Hallam Duckworth graduated from Harper Adams University with a degree in agriculture and an ambition to own his own farm one day, but in the meantime he’s one of the first young farmers to gain hands on experience here at FarmED.
Hallam does not come from a farming background but grew up a few miles from FarmED, in the village of Chadlington, and while at school, he worked for a livery yard. He became increasingly involved in the farming side of the business, which inspired him to go on to study agriculture. His degree involved a one year placement at a beef farm near Milton Keynes and his first full time job was on a dairy farm in Berkshire, where he worked for a year, before moving back home to work with a local farmer during lambing.
Hallam started working at Honeydale Farm a year ago, on the day that construction began on the new FarmED buildings. His variety of tasks have included fencing for sheep, planting trees, cultivating, and drilling. His main interests are livestock, and he finds the diverse forage crops and rotation at FarmED particularly interesting.
‘Farmers have to start looking at sustainability,’ he says. ‘Too many young farmers just do what their fathers have done and things need to change. If I had my own farm, I’d want it to be self sufficient, without the need for inputs and reliance on subsidies.’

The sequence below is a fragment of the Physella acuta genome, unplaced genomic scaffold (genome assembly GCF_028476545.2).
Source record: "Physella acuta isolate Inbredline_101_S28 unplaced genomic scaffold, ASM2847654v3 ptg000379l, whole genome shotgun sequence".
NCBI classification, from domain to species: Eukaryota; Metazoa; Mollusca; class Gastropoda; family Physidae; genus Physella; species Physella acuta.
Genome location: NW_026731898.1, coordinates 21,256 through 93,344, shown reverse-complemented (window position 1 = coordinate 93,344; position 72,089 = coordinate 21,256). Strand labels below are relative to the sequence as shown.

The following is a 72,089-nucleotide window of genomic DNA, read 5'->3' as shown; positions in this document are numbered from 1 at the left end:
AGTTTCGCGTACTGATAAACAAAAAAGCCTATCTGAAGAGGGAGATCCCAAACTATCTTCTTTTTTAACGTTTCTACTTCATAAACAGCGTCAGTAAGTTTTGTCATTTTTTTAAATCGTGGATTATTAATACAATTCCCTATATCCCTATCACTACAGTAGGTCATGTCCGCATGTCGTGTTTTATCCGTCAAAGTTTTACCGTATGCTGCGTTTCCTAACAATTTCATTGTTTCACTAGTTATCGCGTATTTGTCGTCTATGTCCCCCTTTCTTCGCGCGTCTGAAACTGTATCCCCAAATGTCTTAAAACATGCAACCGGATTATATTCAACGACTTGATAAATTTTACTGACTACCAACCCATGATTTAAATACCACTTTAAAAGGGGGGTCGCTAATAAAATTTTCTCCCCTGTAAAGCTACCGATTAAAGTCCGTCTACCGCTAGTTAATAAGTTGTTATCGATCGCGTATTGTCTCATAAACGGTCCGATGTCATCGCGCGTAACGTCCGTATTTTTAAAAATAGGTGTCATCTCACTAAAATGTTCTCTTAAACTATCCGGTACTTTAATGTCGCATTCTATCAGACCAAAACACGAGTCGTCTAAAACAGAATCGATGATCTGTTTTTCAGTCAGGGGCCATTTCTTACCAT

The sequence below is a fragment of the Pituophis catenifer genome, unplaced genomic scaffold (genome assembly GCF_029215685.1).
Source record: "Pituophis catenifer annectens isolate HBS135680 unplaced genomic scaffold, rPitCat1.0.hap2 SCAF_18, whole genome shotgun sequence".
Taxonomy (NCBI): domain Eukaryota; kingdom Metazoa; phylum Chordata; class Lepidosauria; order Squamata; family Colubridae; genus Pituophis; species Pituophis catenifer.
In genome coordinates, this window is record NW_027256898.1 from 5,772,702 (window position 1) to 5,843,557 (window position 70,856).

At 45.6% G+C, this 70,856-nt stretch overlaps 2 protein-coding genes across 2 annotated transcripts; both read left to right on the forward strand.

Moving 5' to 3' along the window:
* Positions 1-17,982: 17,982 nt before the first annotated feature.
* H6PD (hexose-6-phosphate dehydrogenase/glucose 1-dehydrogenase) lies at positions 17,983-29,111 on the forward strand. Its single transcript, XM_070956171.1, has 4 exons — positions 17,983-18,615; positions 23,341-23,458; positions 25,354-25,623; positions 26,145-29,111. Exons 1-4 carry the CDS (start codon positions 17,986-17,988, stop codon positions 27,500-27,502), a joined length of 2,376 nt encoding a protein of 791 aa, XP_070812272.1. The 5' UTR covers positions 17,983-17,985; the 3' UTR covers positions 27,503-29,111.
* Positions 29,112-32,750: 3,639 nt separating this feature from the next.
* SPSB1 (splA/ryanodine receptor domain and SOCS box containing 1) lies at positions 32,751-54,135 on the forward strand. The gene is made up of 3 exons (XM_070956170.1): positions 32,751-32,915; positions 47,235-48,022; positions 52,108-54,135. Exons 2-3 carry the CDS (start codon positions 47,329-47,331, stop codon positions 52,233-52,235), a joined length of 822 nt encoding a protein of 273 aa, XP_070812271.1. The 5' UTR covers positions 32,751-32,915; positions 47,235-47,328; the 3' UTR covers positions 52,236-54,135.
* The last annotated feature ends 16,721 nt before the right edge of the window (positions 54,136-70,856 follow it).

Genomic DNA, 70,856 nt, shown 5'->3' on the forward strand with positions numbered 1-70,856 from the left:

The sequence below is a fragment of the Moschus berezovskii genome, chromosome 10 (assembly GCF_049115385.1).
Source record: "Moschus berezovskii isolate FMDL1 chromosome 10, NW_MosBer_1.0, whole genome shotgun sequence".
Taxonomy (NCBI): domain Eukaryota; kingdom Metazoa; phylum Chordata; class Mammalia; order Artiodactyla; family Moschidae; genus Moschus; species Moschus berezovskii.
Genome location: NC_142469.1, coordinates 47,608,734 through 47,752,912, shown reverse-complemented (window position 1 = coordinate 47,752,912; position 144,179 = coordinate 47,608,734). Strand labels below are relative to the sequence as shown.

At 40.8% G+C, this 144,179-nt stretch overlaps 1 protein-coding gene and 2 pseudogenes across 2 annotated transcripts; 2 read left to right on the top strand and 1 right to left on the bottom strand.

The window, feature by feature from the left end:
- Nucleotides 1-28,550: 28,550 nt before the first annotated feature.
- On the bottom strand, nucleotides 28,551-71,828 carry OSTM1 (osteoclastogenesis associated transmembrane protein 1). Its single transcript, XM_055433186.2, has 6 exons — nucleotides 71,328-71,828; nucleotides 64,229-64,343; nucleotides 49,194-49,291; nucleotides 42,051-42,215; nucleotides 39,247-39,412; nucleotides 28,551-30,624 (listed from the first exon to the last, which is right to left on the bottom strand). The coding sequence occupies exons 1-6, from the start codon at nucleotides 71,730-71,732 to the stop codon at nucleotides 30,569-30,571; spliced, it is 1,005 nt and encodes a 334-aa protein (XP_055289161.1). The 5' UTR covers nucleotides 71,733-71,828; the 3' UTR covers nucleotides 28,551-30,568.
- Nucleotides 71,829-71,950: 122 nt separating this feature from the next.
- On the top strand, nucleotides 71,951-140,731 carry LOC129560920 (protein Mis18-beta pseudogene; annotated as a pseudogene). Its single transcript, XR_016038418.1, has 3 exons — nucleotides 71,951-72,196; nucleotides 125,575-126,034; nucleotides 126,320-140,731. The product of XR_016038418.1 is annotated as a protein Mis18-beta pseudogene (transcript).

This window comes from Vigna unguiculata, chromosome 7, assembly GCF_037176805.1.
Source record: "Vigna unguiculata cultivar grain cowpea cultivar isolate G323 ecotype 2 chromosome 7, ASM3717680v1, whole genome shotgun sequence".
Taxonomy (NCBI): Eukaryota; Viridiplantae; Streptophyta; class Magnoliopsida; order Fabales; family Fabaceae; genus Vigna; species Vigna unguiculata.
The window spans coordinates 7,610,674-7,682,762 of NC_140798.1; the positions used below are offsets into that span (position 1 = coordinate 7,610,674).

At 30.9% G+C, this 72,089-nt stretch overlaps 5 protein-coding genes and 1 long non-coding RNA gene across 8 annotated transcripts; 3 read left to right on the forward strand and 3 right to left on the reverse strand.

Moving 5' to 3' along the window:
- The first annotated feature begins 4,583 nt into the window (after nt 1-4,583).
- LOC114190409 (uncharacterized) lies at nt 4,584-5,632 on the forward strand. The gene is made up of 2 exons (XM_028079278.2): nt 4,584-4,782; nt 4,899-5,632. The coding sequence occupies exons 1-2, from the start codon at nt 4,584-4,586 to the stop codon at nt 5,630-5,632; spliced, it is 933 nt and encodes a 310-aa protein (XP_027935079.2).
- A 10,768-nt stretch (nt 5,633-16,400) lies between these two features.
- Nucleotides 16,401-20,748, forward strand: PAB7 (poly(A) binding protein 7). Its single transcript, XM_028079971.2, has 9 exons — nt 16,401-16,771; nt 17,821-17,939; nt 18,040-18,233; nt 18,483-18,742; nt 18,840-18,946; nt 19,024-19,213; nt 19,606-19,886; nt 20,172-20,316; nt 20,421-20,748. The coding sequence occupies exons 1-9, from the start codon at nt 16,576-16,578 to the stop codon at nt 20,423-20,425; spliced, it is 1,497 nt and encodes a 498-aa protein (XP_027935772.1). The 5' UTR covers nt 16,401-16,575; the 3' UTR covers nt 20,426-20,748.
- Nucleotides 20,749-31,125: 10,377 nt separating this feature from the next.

But Hallam shares the frustration of many young, first generation farmers who struggle with access to land. This is one of the issues that FarmED aims to address, providing facilities and encouragement to new entrants in farming by providing opportunities to establish micro businesses in order to gain knowledge and experience and a foothold, which will enable them to progress onto bigger projects.
‘I think it’s important to take every opportunity and to work hard,’ he says. ‘FarmED is so inspiring. There’s enormous potential to teach people about food production and farming and it’s exciting to be part of that.’